We do not claim our sample to be representative of the Danish, Spanish and Ghanaian population; and hence, we cannot generalize across the Danish, Spanish and Ghanaian population. The choice to use student samples over representative samples is something we have deliberated at length. The reasons for our choice of participant are as follows. First, since participants in all three countries are students, it is easier to compare baseline coordination behavior across countries since we’re holding educational attainment, profession, and age (to a certain extent at least) constant. Second, like a Danish, Spanish and Ghanaian representative sample, students are products of the society and culture they belong to. Hence, our measures of ethnic, linguistic and religious fractualization, uncertainty avoidance and long-term orientation to describe homogeneity, ambiguity aversion and openness to interventions are descriptive of our student sample. Lastly, when we look at the effects of intervention or when we compare effects across interventions, we do this within (as opposed to across) countries. As such, although our student sample is not representative, it is not the level at which they coordinate that we are interested in but the difference in coordination with and without intervention.
The novelty of our study is to document that an exogenous intervention that instructs individuals to coordinate at the Pareto optimum do indeed influence individual coordination behavior in the subsequent rounds. We find that this is true in all countries when the intervention is done in the first round. It is also true in Spain when the intervention is done in the second round. Coordination decreases the further away the round is from the experience. Nevertheless, Spaniards and Danes are able to coordinate better two and three rounds after a first-round intervention compared to a no-intervention baseline.
The observation that an intervention in the first round leaves a longer lasting mark on the behavior of individuals than an intervention in the second round may indicate the role of such interventions in shaping behavior. We conjecture that individuals who have played the first round of the game without intervention have gained information about how at least one individual in their group behaves. This new information affects their posterior expectations. After a second-round intervention, when they are able to successfully coordinate at the Pareto optimal equilibrium, their expectations are again affected. However, their experience from the first round, when their choices were not dictated, should still play a considerable role in forming their expectations of how the subsequent round will be. Hence, intervening in the first round provides a different initial starting point in individual expectations. When group behavior happens to be what the individual expected, this starting point is reinforced and the effect lasts longer.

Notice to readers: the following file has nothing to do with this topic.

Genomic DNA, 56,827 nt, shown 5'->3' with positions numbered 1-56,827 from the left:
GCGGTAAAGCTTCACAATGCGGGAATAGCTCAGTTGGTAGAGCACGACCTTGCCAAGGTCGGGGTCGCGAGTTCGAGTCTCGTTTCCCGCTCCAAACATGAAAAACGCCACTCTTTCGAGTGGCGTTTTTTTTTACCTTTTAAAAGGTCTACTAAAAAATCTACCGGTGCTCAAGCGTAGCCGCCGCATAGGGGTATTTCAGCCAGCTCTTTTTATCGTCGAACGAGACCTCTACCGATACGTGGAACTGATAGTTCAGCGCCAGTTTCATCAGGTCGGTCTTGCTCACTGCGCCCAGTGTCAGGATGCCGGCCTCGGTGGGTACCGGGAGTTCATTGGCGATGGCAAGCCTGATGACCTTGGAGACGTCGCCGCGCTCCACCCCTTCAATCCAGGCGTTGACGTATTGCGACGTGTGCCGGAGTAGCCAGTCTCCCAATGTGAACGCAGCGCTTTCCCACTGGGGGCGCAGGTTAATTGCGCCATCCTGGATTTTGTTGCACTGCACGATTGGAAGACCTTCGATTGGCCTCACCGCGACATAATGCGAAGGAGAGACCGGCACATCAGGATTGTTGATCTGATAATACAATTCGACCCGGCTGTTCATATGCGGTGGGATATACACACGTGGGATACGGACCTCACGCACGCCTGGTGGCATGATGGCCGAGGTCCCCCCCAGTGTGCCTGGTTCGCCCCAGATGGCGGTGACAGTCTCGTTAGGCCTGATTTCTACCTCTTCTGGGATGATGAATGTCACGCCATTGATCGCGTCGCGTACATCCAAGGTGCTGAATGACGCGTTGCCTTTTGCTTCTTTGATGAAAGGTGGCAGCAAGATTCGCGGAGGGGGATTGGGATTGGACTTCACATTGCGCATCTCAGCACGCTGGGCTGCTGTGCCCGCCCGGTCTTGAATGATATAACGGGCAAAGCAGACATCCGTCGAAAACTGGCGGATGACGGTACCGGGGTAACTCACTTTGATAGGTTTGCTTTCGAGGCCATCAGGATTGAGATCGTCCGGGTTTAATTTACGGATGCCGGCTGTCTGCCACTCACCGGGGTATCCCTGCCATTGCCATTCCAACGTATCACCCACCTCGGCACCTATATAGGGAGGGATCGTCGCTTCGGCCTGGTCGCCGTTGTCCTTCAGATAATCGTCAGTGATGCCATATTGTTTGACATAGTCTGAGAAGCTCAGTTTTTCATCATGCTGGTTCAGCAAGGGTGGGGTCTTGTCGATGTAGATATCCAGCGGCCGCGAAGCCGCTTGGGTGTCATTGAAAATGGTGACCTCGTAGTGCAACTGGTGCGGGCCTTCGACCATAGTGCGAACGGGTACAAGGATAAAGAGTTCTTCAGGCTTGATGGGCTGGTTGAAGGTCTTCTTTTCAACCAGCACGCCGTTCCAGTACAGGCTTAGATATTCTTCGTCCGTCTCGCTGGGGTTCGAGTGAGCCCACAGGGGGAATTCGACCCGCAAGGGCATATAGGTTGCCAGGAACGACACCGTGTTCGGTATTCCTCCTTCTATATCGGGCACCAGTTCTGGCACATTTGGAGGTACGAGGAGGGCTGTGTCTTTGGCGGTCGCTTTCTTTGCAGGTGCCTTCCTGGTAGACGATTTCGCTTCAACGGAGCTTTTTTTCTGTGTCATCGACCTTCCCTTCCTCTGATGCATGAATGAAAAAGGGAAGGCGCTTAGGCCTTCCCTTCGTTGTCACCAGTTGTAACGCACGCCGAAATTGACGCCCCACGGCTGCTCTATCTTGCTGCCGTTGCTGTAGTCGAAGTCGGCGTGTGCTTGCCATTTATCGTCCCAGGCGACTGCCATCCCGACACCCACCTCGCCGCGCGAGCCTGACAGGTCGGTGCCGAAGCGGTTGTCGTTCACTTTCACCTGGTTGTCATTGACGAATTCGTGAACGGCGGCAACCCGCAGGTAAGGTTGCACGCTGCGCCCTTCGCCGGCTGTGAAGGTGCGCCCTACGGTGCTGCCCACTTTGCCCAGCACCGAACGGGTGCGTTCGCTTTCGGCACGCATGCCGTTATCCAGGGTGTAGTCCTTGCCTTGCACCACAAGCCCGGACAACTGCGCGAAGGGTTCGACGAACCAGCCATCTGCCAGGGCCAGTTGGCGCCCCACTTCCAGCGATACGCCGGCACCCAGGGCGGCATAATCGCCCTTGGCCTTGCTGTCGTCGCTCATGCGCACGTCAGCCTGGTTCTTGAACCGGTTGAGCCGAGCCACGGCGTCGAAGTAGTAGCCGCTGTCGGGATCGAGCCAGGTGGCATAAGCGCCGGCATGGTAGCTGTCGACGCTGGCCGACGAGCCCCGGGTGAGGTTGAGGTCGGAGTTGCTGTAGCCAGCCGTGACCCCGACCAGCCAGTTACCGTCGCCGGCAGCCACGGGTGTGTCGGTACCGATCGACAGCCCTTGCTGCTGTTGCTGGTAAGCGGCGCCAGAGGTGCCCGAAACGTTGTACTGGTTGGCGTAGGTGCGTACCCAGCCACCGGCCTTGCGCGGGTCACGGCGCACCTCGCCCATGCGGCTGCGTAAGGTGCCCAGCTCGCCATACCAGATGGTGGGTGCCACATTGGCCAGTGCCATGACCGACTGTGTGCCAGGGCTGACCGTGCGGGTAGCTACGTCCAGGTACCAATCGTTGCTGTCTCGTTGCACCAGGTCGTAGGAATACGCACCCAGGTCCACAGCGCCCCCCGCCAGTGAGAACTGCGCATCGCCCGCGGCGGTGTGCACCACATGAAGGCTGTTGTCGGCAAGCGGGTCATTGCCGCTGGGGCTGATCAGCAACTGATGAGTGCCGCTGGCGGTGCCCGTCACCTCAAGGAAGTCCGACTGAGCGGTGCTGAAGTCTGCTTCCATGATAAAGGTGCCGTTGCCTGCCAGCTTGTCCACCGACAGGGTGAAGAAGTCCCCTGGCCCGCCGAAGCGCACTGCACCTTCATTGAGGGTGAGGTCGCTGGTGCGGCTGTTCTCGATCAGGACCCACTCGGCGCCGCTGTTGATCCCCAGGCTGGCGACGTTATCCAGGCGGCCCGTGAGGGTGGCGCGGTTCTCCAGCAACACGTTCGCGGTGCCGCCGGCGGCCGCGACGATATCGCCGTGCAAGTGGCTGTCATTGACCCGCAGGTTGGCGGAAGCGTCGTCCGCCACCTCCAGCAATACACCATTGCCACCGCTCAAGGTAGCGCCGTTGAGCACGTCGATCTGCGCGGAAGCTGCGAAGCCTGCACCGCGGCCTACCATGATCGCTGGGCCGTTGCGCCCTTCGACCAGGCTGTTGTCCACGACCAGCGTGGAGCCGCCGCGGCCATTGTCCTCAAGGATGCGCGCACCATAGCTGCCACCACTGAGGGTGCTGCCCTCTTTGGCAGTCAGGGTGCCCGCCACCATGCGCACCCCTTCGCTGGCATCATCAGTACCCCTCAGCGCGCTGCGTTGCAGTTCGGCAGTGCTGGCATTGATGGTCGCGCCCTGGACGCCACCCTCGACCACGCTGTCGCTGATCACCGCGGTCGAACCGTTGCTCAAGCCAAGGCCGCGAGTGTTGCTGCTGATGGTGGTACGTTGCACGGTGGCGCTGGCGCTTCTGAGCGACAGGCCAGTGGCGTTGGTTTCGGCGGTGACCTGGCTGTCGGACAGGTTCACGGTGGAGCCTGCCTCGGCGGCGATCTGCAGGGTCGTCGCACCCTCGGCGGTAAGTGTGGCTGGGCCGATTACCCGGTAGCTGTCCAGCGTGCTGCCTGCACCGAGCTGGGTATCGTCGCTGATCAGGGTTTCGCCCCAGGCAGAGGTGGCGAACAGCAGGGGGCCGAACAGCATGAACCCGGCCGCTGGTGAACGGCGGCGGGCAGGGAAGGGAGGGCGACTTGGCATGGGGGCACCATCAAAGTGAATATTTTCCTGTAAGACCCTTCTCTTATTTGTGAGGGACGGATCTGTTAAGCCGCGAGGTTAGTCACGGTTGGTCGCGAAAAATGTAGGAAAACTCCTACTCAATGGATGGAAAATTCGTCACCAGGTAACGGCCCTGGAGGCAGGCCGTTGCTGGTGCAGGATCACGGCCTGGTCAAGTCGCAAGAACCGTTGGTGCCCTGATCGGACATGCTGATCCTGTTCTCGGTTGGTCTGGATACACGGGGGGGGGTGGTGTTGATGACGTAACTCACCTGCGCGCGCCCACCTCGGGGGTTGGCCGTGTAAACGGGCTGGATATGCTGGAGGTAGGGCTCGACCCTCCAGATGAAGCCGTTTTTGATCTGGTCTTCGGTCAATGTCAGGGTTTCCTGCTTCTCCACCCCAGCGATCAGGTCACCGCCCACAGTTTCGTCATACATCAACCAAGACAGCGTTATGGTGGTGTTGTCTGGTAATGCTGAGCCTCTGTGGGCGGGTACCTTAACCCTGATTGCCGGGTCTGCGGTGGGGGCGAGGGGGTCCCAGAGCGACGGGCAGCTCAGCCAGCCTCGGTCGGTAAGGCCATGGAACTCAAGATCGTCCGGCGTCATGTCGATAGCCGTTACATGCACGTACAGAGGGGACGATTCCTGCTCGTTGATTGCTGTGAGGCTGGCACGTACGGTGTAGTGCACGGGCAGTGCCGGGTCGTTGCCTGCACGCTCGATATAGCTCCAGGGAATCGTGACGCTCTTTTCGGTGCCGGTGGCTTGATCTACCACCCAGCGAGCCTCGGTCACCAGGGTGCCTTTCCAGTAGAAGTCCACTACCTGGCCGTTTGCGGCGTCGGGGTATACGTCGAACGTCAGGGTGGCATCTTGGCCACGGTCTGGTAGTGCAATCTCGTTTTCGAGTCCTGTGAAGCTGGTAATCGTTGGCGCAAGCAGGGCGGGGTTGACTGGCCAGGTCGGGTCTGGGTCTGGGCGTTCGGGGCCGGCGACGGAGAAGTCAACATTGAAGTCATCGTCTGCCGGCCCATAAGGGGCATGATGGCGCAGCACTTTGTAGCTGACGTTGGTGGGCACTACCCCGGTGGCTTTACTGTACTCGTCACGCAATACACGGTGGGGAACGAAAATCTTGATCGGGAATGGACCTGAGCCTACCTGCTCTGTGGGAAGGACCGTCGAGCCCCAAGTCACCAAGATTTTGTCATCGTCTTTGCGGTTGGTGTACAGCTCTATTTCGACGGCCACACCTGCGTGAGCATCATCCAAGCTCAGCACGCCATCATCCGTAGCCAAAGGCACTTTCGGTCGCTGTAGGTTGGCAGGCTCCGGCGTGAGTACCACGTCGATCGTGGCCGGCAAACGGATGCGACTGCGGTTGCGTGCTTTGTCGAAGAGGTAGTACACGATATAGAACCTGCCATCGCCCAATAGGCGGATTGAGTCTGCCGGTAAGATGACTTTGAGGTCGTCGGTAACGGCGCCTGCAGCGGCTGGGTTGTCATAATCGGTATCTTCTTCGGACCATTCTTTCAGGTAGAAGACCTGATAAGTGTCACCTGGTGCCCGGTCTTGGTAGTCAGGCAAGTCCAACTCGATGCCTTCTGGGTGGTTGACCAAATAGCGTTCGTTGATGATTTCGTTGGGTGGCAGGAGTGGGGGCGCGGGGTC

Our results suggest interesting implications insofar as coordination among the same group of individuals is repeated. Our Ghanaian and Danish participants are able to coordinate better when they start off on the right foot, i.e., when an intervention that instructs them to coordinate better happens in the first round. This also true for our Spanish participants. However, our Spanish participants are also able to coordinate better even when they do not start off on the right foot, as long as an intervention happens. Starting on the right foot for the Spaniards, however, means that better coordination lasts longer.
Bringing the point back to practical settings that initially motivated our research question, our findings may provide a useful reflection or two for practical coordination challenges. First, instructions and signals to encourage Pareto optimal coordination may be most successful at the start of a new group coordination sequence, e.g. targeting parents at the start of a new school year or targeting colleagues at the start of the year. Second, as coordination deteriorates new interventions, like periodic reminders, may be successful in enhancing coordination in some groups, as indeed common experience would suggest. Again, returning to our first point, our results could indicate that subsequent interventions may benefit from a timing in periods where some degree of expectations reset has occurred.
While our experimental design has something to say about coordination 1 to 3 rounds after an exogenous positive coordination experience, it cannot really say anything about how coordination would be in the very long run, i.e., 20 to 30 rounds after. How slow does coordination decline after experience and how long will it take for coordination after experience to catch up with coordination without experience? Will the effect of the experience be more positive when the experience lasts for more than a round? What happens when there are intermittent experiences? These are questions that our current paper cannot answer, but are definitely worth doing further research on.
S1 File. Experiment instructions, questionnaire and consent form.
Experiment instructions for the minimum effort game with and without intervention. Since rounds 3, 4 and 5 are rounds with no intervention, the instructions for these rounds are exactly the same as the instructions for round 2 without intervention. Instruction for round 1 with intervention is labeled as “EXPERIMENT INSTRUCTIONS (ME-R1IG)”, where ME stands for “Minimum Effort”, R1 stands for “Round 1”, I stands for “Intervention” (N stands for “No Intervention”), and G stands for “Ghana”. Consent forms were signed at the start of the experiment while questionnaires and payment forms were filled out at the end.
S1 Appendix. Summary statistics: Demographics.
We thank Rosemarie Nagel, Wisdom Akpalu, and Finn Tarp for their organizational and logistical assistance and for enabling us to conduct our study on their university campuses. We are also grateful for the extensive on-the-ground assistance and translation services of Elvira Rey Redondo, Gianluca Vassallo, Isaac Ankamah-Yeboah, Josep Renard Segarra, Lea Skræp Svenningsen, Mathias Vodrup-Schmidt, Mathilde Lund Holm, Maria Ellemann Hansen, and Wisdom Takumah.